(And this is, of course, where the line between real-world authors and the idea of the "Author" as a construct begins to blur - how fortunate for Homer that he died before he had to answer questions from fanboys. As much as we like to think we can keep our understanding of the two kinds of authors separate, it's increasingly hard for an invested reader to do just that - if an author like Grant Morrison is going to make sweeping generalizations, it's hard for me not to ascribe certain prejudices to the theoretical Author construct known as "Grant Morrison.")
Fiction is not just fiction, fiction is a set of rules by which the author and audience agree to cooperate. Audiences can be remarkably forgiving: in these long-term superhero universe constructs we have wacky things like "sliding timescales" and "retcons" and "reboots" which, while technically egregious violations of The Rules, exist to enable the stories to perpetuate themselves relatively free from noxious hinderance. Every once in a great while creators are faced with the unpleasant necessity of writing a story like "One More Day" - a story which can best be compared to the act of ripping off a Band-Aid as quickly as possible in order merely to get it over with. It might sting but eventually the red marks go away. As much as fans might dislike that particular retcon and its troublesome ramifications, it was - strictly speaking - a fair play. There was a large degree of hand-waving involved, but if fans ultimately judge that the benefits outweigh the cost - the immediate aftermath of Crisis on Infinite Earths was ugly and confusing, but few would argue at this late date that it wasn't a story worth telling for a goal worth achieving. It may have seemed ugly and mercenary, the definition of "checkbook storytelling," telling a story solely out of a desire to balance the books - but sometimes those are necessary stories to tell for the long-term health of a franchise.
So yeah, rules are important. Sometimes in these conversations it's hard not to detect a whiff of a straw-man here, as if there is a hypothetical nerd sitting over the creators' shoulder waving their precious copy of OHOTMU in the air and screaming about whether or not the Hulk is stronger than Thor. And it goes without saying that that hypothetical nerd isn't really very hypothetical, and all you need to do to prove that is to spend five minutes reading Tom Brevoort's Formespring account. But there's established practices in comics that involve a certain obeisance to mutually established guidelines - let's call them rules. Rules can and are broken, and you could even argue that without the ability to bend and break genre-specific expectations the genre - any genre - would wither and die. But you can't just say "Anything can happen in fiction and paper" and expect people to take your stories seriously.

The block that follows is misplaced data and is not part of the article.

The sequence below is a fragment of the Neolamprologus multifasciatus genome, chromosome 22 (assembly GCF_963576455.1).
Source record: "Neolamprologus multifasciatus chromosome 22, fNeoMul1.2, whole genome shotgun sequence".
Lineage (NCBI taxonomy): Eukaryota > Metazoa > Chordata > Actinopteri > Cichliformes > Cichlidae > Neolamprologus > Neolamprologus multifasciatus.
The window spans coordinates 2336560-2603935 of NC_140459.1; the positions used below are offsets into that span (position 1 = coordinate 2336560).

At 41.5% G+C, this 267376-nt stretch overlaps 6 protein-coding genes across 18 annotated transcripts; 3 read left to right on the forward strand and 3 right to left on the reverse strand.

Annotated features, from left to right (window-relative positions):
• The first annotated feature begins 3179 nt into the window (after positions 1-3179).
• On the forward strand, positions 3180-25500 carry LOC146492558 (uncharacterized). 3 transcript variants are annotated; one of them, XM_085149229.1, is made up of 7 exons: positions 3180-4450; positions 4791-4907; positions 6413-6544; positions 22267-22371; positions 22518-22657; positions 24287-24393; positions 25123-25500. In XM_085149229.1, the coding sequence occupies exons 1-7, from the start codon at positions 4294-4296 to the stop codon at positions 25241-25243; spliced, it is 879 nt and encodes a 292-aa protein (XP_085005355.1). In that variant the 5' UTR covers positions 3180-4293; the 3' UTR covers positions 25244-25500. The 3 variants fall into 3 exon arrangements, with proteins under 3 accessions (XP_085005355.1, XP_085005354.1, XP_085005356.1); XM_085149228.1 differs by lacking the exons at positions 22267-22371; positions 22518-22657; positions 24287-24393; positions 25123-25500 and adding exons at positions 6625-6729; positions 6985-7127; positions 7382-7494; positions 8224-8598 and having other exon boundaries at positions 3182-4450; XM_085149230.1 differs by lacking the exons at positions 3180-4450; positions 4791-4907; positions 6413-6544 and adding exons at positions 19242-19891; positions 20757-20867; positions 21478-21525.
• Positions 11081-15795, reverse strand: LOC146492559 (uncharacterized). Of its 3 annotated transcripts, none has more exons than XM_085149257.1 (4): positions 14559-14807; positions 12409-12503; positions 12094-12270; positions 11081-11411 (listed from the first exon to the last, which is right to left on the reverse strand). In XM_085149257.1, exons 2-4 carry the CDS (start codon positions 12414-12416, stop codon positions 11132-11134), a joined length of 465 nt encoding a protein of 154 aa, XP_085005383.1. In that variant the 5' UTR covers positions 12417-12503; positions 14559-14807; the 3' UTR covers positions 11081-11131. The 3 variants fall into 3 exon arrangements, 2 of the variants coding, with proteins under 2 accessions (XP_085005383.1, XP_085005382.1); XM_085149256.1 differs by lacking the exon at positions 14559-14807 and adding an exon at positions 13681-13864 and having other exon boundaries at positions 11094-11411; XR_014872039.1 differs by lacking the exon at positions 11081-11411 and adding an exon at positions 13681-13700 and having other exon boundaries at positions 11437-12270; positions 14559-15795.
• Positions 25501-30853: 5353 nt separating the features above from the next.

People care about these stories, people become invested, precisely because there is a sense of expectation that the writers are going to play fair, and that when rules are broken they will be broken fairly. Animal Man is a great example because although it breaks a few huge and obvious cardinal rules of fiction - like, you know, the whole breaking-the-fourth-wall and meeting the author thing - it actually lays out the means by which it does so in a very methodical and satisfying fashion. If you read all 26 issues of Morrison's initial run, you see a very well-told story that is very conscious of how and why it's breaking the rules it's breaking, and how exactly the breaking of these rules allows the story to achieve its desired effect. The final confrontation between Buddy and Morrison is so effective precisely because we know that Superman never got to meet Jerry Siegel and Joe Shuster. But it's all there, from the beginning, that this was the story Morrison was telling and these were the parameters by which he was abiding - you may have been surprised when Buddy started talking to the reader, but it wasn't a cheat unless you were an unusually thick or literal-minded reader. A lot of Morrison's later work feels like a cheat, however - many of his latter-day stories feel, at best, sketched-out, and they leave a lot of room for interpretation. Denying the necessity of the reader's active interpretation, arguing against the readers' desire to make sense of their fictional surroundings to the best of their ability - that seems counter-intuitive. You can certainly say that "Fiction can do anything," and to a degree you'll even be right. But fiction can't undermine itself without ostracizing a large part of its readership. Morrison is a very popular writer, and I can't help but think that on some level - despite his protestations - he doesn't need me to tell him this.